An analogy to FHSS is as follows: Imagine a car driven in a multi-lane highway. As a strategy, the driver continuously and rapidly changes lanes. If one of the lanes is blocked (by road-works or a road accident) the car will avoid the disturbance because it is changing lanes continuously. The following figure illustrates the FHSS concept.
TDMA (Time Division Multiple Access) is a digital transmission technology that allows a number of users to access a single radio-frequency (RF) channel without interference by allocating unique time slots to each user within each channel.
The users transmit in rapid succession, one after the other, each using their own time slot. This allows multiple users to share the same transmission medium (e.g. radio frequency channel) while using only part of its channel capacity. Multiple users, therefore, can share the same frequency channel without causing interference because the signal is divided into multiple timeslots, where each timeslot acts as a separate communication path. TDMA relies upon the fact that the signal has been digitized - divided into milliseconds-long packets. It allocates a single frequency channel for a short time and then moves to another channel. TDMA is used in digital cellular systems such as GSM.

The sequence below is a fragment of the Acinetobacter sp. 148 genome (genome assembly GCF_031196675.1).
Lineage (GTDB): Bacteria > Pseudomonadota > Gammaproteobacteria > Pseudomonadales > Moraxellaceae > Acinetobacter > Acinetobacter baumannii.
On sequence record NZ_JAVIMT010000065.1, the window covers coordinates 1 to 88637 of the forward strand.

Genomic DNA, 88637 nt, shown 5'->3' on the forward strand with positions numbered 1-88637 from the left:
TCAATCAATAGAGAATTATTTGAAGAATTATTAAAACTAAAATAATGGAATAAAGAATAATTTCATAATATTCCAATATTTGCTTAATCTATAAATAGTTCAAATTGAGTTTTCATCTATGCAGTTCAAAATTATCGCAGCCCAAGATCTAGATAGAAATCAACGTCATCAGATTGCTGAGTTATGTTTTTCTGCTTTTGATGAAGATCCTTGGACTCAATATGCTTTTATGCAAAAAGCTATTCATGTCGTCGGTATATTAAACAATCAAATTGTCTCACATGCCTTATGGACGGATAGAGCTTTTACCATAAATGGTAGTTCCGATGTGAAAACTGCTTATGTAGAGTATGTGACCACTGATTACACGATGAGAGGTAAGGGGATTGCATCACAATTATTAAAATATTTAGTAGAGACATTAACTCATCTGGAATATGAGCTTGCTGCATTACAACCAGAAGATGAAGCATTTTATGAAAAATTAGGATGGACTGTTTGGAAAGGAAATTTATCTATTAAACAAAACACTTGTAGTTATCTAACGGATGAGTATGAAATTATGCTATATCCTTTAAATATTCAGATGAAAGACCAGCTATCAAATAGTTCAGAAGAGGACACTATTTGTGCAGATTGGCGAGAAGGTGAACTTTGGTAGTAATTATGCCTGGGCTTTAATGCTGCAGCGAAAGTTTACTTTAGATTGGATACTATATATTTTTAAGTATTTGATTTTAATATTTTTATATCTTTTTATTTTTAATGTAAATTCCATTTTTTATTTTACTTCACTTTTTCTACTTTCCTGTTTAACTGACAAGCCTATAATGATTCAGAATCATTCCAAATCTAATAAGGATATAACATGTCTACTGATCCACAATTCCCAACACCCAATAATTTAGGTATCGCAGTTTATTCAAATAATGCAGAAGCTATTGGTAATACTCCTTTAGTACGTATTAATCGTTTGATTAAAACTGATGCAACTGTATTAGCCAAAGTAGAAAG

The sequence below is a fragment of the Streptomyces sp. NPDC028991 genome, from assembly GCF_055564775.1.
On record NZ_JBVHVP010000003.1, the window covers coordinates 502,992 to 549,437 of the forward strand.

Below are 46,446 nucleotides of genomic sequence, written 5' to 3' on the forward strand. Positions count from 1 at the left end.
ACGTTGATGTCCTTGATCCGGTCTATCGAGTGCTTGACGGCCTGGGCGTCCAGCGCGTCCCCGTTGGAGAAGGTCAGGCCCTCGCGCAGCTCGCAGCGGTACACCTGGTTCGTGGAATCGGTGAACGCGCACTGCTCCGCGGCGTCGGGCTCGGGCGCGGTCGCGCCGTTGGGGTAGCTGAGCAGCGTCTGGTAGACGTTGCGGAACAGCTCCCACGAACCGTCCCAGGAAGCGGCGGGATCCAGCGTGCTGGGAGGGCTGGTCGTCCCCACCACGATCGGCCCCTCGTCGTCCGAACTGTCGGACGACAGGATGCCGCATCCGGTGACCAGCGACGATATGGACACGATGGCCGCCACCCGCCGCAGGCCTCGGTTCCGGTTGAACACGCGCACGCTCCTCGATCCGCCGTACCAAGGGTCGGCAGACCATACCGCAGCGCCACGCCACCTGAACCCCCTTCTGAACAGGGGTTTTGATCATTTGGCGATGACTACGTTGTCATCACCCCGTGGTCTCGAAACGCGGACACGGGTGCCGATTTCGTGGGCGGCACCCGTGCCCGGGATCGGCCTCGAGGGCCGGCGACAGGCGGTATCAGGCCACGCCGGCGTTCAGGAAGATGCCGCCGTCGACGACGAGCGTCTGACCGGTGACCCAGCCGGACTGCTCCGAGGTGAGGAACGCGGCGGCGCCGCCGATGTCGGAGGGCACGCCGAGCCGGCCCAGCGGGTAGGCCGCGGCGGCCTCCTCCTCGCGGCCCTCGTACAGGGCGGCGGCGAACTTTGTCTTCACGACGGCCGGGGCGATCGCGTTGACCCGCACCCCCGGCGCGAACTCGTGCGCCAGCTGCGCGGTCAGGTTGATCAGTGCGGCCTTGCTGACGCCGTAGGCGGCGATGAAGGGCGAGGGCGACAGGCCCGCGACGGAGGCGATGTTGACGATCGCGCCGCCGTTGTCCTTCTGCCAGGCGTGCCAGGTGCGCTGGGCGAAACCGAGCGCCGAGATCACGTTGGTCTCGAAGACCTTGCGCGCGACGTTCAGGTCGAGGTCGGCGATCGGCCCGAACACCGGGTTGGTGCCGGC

Similar to the GSM cellular network, each device in the PowerG network is allocated unique timeslots for full two-way data transmission with the panel, streamlining communication and increasing channel efficiency. This eliminates RF collisions and assures that no alarm or supervision message is lost.
TDMA technology allows a low-latency, low-power downlink channel, which is vital to minimizing power usage while maintaining required performance. PowerG-powered devices are mostly dormant; they wake up frequently and periodically, switching on their receiver for a fraction of a millisecond, during which downlink messages can be sent. In this way, they are instantly responsive to a transmitted message, with minimum awake time. Sleepy PowerG devices are kept time-synchronized to within +/- 30 µSEC, with an energy consumption footprint of less than 2 µA. This response time is ideally suited to provide the services needed for the full range of home/business security and safety applications, including heavy-duty applications, for example battery operated sirens that need to be activated within a fraction of a second.